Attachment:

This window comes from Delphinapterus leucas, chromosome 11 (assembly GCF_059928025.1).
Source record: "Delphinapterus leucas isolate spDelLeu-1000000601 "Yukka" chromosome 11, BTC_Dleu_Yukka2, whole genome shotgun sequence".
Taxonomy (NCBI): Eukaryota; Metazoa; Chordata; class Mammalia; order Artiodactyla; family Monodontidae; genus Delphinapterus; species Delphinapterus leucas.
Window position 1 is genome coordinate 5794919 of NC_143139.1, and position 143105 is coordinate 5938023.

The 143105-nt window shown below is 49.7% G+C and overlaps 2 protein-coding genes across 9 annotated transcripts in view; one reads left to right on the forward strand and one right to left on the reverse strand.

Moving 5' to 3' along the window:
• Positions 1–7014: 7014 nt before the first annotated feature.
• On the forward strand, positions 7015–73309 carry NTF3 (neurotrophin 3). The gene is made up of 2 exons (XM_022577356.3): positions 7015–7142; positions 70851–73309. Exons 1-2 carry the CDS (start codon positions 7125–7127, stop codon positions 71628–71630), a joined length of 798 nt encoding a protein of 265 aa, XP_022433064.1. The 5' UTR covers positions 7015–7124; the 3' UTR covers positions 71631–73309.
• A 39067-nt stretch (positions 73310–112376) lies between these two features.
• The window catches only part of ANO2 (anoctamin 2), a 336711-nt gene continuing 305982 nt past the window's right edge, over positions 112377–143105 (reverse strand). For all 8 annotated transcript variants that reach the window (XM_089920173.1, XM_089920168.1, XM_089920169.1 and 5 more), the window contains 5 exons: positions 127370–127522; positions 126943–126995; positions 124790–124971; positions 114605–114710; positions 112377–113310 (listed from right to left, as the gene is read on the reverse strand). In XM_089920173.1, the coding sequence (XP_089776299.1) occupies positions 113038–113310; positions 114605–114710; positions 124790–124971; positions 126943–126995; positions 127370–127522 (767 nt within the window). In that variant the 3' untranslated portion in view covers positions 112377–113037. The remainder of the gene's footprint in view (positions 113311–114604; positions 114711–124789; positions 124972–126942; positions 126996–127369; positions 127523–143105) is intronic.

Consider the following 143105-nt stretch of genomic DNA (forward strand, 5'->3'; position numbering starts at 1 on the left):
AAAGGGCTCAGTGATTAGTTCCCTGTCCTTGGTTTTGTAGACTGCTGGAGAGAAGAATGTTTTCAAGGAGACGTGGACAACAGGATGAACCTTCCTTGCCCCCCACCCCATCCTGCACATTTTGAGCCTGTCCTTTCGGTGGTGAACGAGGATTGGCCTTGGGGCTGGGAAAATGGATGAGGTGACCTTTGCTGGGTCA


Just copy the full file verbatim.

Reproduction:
This window comes from Delphinapterus leucas, chromosome 11 (assembly GCF_059928025.1).
Source record: "Delphinapterus leucas isolate spDelLeu-1000000601 "Yukka" chromosome 11, BTC_Dleu_Yukka2, whole genome shotgun sequence".
Taxonomy (NCBI): Eukaryota; Metazoa; Chordata; class Mammalia; order Artiodactyla; family Monodontidae; genus Delphinapterus; species Delphinapterus leucas.
Window position 1 is genome coordinate 5794919 of NC_143139.1, and position 143105 is coordinate 5938023.

The 143105-nt window shown below is 49.7% G+C and overlaps 2 protein-coding genes across 9 annotated transcripts in view; one reads left to right on the forward strand and one right to left on the reverse strand.

Moving 5' to 3' along the window:
• Positions 1–7014: 7014 nt before the first annotated feature.
• On the forward strand, positions 7015–73309 carry NTF3 (neurotrophin 3). The gene is made up of 2 exons (XM_022577356.3): positions 7015–7142; positions 70851–73309. Exons 1-2 carry the CDS (start codon positions 7125–7127, stop codon positions 71628–71630), a joined length of 798 nt encoding a protein of 265 aa, XP_022433064.1. The 5' UTR covers positions 7015–7124; the 3' UTR covers positions 71631–73309.
• A 39067-nt stretch (positions 73310–112376) lies between these two features.
• The window catches only part of ANO2 (anoctamin 2), a 336711-nt gene continuing 305982 nt past the window's right edge, over positions 112377–143105 (reverse strand). For all 8 annotated transcript variants that reach the window (XM_089920173.1, XM_089920168.1, XM_089920169.1 and 5 more), the window contains 5 exons: positions 127370–127522; positions 126943–126995; positions 124790–124971; positions 114605–114710; positions 112377–113310 (listed from right to left, as the gene is read on the reverse strand). In XM_089920173.1, the coding sequence (XP_089776299.1) occupies positions 113038–113310; positions 114605–114710; positions 124790–124971; positions 126943–126995; positions 127370–127522 (767 nt within the window). In that variant the 3' untranslated portion in view covers positions 112377–113037. The remainder of the gene's footprint in view (positions 113311–114604; positions 114711–124789; positions 124972–126942; positions 126996–127369; positions 127523–143105) is intronic.

Consider the following 143105-nt stretch of genomic DNA (forward strand, 5'->3'; position numbering starts at 1 on the left):
AAAGGGCTCAGTGATTAGTTCCCTGTCCTTGGTTTTGTAGACTGCTGGAGAGAAGAATGTTTTCAAGGAGACGTGGACAACAGGATGAACCTTCCTTGCCCCCCACCCCATCCTGCACATTTTGAGCCTGTCCTTTCGGTGGTGAACGAGGATTGGCCTTGGGGCTGGGAAAATGGATGAGGTGACCTTTGCTGGGTCA